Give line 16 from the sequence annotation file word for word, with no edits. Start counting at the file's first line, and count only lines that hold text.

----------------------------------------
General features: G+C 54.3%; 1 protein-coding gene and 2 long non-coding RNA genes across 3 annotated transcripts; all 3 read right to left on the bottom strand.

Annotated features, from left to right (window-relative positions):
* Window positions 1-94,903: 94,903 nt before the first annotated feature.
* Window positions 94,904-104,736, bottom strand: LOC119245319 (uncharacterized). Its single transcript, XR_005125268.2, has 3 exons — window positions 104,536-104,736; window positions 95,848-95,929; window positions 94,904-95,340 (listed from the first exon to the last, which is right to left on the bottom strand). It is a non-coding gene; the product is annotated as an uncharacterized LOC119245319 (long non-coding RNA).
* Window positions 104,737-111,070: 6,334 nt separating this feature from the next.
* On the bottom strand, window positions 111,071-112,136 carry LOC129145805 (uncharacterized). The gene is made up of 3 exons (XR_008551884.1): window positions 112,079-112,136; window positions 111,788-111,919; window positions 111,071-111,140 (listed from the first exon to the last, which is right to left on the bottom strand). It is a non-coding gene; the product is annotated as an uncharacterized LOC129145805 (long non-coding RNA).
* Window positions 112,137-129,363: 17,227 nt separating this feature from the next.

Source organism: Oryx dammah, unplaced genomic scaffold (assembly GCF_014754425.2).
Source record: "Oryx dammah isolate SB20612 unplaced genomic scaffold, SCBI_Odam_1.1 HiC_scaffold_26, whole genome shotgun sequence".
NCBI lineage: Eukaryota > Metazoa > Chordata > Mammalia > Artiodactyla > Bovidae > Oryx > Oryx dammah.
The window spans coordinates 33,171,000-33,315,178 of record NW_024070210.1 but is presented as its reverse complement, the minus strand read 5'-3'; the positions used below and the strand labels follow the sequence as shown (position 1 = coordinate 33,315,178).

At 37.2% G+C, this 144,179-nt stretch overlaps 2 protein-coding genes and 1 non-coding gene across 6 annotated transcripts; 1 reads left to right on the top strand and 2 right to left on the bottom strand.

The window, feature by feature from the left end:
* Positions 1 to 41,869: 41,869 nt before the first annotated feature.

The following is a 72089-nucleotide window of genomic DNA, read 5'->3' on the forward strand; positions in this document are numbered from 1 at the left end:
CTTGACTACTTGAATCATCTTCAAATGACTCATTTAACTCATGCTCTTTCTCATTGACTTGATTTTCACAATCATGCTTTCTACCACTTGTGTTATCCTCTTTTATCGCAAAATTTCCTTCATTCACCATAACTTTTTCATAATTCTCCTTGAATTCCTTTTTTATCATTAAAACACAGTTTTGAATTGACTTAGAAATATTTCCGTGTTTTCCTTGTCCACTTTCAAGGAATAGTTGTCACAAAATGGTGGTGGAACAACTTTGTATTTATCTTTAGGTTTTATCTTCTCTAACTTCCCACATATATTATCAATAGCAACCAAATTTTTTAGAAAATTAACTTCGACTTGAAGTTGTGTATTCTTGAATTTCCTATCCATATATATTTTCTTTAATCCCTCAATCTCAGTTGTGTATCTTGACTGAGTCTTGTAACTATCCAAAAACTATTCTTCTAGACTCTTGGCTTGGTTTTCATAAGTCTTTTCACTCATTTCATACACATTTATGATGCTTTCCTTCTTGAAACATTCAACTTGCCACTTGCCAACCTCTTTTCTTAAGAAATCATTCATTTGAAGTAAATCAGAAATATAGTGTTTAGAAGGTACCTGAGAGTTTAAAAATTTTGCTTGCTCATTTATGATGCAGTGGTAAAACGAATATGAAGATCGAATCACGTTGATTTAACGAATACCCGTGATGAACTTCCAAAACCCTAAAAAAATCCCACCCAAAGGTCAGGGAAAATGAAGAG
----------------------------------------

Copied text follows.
CTTGACTACTTGAATCATCTTCAAATGACTCATTTAACTCATGCTCTTTCTCATTGACTTGATTTTCACAATCATGCTTTCTACCACTTGTGTTATCCTCTTTTATCGCAAAATTTCCTTCATTCACCATAACTTTTTCATAATTCTCCTTGAATTCCTTTTTTATCATTAAAACACAGTTTTGAATTGACTTAGAAATATTTCCGTGTTTTCCTTGTCCACTTTCAAGGAATAGTTGTCACAAAATGGTGGTGGAACAACTTTGTATTTATCTTTAGGTTTTATCTTCTCTAACTTCCCACATATATTATCAATAGCAACCAAATTTTTTAGAAAATTAACTTCGACTTGAAGTTGTGTATTCTTGAATTTCCTATCCATATATATTTTCTTTAATCCCTCAATCTCAGTTGTGTATCTTGACTGAGTCTTGTAACTATCCAAAAACTATTCTTCTAGACTCTTGGCTTGGTTTTCATAAGTCTTTTCACTCATTTCATACACATTTATGATGCTTTCCTTCTTGAAACATTCAACTTGCCACTTGCCAACCTCTTTTCTTAAGAAATCATTCATTTGAAGTAAATCAGAAATATAGTGTTTAGAAGGTACCTGAGAGTTTAAAAATTTTGCTTGCTCATTTATGATGCAGTGGTAAAACGAATATGAAGATCGAATCACGTTGATTTAACGAATACCCGTGATGAACTTCCAAAACCCTAAAAAAATCCCACCCAAAGGTCAGGGAAAATGAAGAG